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How would Permies feel if Rats were to go extinct?  RSS feed

 
Emerson White
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Location: Alaska
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Specifically Rattus Rattus (the black rat) and Rattus Norvegicus. A while ago I figured out a way that I'm relatively sure we could drive rats to extinction (or more likely drive them into a periodical boom bust population growth cycle using a trojan gene [size=5pt](keep in mind that study was BS, salmon have a matting sytems that is more or less exactly unlike the medaka)[/size] which has very little ability to jump species.  You can count on your hands and feet the number of truly wild colonies of these animals, most are Feral or man associated.

I stopped because I couldn't see a way to turn a dime on the project with out being incredibly evil, that and I figure if I succeed I'll have to hire full time body guards to protect me from Ecoterrorists.

but these species of rats (and less so the Polynesian and Himalayan  rats) are essentially a human derived strain of rat, and do tremendous ecological damage, have driven several species to extinction or near it, and lead to a lot of crop spoilage and the like.

So what are your thoughts?
 
                                
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Personally I think if there was a "kill all rats on the planet instantly" button and I was asked to push it, I would. I wonder what animal would adapt to fill the niche tho, surely something would. Would it be worse??
 
Chuck Freeman
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Location: Southcentral Alaska
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I don't care much for them but every living thing is in somethings food chain. You do them all in you are taking a food source for something else out of the chain. We would be better off enhancing or creating an environment that would bring in their natural predators.
 
Emerson White
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Archaological evidence suggests that it took rats about 500 years to move from the periferie of human society to its place right now, gnawing on the heart. Presumably another rat would eventually move in (there are 56 species of them). rats do probably eat a certain number of cockroaches and getting rid of them might increase that problem, but rats also gnaw through containers and open up tunnels for roaches. Mouse and vole populations could probably also be expected to rise, as well as bird and snake populations. Rats really eat every living thing.
 
Chuck Freeman
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Emerson White wrote:
Archaological evidence suggests that it took rats about 500 years to move from the periferie of human society to its place right now, gnawing on the heart. Presumably another rat would eventually move in (there are 56 species of them). rats do probably eat a certain number of cockroaches and getting rid of them might increase that problem, but rats also gnaw through containers and open up tunnels for roaches. Mouse and vole populations could probably also be expected to rise, as well as bird and snake populations. Rats really eat every living thing.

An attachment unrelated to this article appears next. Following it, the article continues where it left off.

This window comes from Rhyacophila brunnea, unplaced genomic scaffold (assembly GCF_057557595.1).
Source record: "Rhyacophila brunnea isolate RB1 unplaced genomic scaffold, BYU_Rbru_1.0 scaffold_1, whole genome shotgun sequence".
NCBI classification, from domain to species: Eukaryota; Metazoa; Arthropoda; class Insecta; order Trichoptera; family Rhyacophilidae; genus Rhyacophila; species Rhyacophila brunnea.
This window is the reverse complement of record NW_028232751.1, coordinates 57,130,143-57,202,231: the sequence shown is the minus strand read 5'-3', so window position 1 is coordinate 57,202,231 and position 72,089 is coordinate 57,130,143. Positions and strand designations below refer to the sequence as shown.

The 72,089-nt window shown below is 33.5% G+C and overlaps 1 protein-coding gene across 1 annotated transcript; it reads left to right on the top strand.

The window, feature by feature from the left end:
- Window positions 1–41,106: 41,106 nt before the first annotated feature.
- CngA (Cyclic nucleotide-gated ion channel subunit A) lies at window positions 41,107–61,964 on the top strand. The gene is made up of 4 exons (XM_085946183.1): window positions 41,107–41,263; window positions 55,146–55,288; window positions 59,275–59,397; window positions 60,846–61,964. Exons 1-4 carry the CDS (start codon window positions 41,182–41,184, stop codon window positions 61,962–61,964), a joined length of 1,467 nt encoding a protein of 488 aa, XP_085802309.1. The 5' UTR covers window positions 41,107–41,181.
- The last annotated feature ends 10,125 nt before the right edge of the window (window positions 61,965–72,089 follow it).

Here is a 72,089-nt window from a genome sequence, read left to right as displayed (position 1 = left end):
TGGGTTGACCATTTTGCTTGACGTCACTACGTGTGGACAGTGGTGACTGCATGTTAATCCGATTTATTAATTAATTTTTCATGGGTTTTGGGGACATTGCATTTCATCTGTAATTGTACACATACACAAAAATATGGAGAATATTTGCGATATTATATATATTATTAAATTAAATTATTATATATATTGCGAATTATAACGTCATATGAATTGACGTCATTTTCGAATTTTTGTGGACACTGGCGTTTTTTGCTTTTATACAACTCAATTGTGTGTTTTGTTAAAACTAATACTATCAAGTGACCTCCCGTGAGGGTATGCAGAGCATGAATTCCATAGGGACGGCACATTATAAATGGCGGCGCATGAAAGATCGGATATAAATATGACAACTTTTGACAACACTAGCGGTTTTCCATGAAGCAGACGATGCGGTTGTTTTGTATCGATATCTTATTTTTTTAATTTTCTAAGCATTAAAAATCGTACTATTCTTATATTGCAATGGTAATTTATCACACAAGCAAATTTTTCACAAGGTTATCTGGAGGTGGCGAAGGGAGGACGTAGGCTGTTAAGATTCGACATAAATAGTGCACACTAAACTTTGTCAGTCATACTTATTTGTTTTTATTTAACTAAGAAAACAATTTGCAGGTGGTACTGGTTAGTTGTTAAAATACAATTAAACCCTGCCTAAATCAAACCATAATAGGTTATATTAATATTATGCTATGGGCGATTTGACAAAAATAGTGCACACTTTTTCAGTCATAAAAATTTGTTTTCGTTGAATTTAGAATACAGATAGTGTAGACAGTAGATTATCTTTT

That is why I said if you want to reduce rat numbers create a favorable environment for animals that eat them.

How do you feel about eradicating wolves they destroy ungulates, ungulates feed people.

Big Game Population Statistics

Lolo Elk Herd, Idaho
Before Wolf Introduction: 20,000
After Wolf Introduction: 1,700

Yellowstone Elk Herd
Before Wolf Introduction: 20,000
After Wolf Introduction: 6,500

Jackson, WY Shiras Moose
Before Wolf Introduction: 1,200
After Wolf Introduction: 120

Gallitan Valley Elk Herd
Before Wolf Introduction: 1,500
After Wolf Introduction: 200
 
Emerson White
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Location: Alaska
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And you know what, I do worry about the effect it will have on the very small (300 square mile?) area in western China where these rats are native too. Humans do a remarkable job of mimicking wolves in the ecosystem (we readily eat the exact same animals, and wolves are not an important species for any plants) but then we stop hunting and stop killing coyotes and pretty soon the system is out of balance. However, in the other 45 million square miles that rats occasionally occupy they are there as an introduced species, subsidized by human presence, basically extending our ecological footprint. Ecosystems are moving changing, living things, but introducing a mover and shaker like a rat can push them too far.